FYI, in case anyone is curious, here are two examples, the current US coastal 
time zones. You can see that you need to get about 7 to 10 bits into the low 
order word to represent hours exactly.

FFFFBCF1_DCC00000      // -1499230800 = -18000 seconds = -5 hours
FFFF94B6_2E000000      // -8 hours or -28800 seconds

Charles


-----Original Message-----
From: IBM Mainframe Discussion List [mailto:IBM-MAIN@LISTSERV.UA.EDU] On Behalf 
Of Steve Smith
Sent: Friday, February 23, 2018 9:03 AM
To: IBM-MAIN@LISTSERV.UA.EDU
Subject: Re: Two summer time change questions

Timer units just happen to be what the high-order word of the traditional TOD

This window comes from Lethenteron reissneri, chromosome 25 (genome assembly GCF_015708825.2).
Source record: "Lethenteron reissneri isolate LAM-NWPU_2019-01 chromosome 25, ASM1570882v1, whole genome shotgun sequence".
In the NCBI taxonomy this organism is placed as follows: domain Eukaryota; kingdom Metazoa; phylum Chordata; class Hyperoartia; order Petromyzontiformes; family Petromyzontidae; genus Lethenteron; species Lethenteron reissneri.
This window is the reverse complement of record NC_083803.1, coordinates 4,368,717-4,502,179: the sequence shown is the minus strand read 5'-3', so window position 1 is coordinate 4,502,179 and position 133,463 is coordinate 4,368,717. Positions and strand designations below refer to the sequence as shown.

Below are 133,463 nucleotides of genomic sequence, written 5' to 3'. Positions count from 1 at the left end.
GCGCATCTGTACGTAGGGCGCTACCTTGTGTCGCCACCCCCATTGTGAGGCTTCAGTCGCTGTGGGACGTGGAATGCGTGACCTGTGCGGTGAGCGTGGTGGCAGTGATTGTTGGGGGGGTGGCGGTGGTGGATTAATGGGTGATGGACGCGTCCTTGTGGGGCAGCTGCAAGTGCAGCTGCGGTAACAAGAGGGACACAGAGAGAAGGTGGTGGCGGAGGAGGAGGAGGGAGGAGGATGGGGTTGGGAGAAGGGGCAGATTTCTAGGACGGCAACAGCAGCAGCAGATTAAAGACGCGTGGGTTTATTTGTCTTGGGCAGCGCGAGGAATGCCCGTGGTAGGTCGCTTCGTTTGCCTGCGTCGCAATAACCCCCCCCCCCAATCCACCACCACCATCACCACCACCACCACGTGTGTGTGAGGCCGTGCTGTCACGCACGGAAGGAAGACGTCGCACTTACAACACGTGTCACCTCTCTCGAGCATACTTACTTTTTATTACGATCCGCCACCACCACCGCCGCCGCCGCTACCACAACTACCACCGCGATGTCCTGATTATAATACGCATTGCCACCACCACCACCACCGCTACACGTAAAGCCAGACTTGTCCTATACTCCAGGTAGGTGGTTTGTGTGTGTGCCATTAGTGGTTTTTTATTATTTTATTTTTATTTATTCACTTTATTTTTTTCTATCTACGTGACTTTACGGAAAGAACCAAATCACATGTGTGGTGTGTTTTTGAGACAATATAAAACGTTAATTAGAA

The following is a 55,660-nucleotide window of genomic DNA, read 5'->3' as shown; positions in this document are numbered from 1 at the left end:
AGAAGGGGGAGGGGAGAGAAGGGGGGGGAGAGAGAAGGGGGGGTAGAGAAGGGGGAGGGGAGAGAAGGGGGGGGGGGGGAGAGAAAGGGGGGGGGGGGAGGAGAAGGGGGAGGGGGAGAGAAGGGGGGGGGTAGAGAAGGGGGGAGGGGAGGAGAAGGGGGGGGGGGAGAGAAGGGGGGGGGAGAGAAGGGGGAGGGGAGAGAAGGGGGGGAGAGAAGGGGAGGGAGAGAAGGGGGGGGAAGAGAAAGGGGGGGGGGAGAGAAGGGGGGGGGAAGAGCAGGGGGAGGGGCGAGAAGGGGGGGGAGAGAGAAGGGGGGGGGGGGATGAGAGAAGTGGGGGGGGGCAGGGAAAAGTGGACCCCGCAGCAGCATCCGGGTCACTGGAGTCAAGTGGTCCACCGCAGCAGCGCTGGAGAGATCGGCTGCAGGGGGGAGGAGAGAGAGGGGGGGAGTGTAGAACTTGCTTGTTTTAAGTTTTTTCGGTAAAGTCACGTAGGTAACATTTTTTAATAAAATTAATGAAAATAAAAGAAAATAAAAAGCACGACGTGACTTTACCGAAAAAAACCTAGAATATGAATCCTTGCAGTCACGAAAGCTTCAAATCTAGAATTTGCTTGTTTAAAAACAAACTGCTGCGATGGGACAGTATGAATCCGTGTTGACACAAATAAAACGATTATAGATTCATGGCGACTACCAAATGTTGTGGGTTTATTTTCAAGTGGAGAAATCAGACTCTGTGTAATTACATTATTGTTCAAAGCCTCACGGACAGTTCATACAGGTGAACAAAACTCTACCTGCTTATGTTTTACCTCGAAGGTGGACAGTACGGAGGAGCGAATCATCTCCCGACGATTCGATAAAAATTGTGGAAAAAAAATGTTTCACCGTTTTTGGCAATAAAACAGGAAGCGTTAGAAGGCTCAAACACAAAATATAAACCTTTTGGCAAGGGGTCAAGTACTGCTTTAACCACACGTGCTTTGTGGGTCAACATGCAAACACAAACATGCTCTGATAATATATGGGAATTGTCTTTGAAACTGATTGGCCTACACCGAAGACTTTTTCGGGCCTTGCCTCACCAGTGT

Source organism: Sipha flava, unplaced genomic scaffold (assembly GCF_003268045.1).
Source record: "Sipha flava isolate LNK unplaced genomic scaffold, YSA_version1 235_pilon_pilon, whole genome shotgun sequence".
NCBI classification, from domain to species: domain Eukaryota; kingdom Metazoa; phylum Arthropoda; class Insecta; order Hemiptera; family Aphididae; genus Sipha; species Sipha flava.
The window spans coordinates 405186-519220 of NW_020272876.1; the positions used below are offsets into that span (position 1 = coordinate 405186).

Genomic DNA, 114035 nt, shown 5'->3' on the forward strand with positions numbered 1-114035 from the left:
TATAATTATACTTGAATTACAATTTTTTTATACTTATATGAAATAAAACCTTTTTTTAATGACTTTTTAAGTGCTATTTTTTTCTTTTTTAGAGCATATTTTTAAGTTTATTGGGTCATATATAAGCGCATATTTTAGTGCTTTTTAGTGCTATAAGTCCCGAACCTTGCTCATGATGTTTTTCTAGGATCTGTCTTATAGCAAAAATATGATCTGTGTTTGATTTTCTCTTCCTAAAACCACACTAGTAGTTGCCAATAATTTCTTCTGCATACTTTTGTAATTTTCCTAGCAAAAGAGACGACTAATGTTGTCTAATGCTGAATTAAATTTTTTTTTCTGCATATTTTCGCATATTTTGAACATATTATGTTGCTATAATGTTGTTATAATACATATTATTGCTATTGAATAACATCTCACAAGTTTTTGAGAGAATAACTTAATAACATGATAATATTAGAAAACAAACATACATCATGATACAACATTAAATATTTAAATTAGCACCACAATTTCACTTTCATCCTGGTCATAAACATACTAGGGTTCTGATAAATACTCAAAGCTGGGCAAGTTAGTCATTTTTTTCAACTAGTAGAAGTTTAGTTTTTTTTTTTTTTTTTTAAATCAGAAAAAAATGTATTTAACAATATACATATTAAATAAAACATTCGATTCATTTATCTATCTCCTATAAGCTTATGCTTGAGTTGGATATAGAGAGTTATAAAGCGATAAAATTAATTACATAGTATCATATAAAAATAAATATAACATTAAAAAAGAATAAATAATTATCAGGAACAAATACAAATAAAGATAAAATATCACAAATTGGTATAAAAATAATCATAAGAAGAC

clock counts.  Whether that figured as a design point back in the day I have no 
idea.  I presume the span covered (1900-2047) and the precision (specified as 
microseconds in bit 51, implying much room for more in the last 12 bits) were 
more important considerations.  Just my guess, though.

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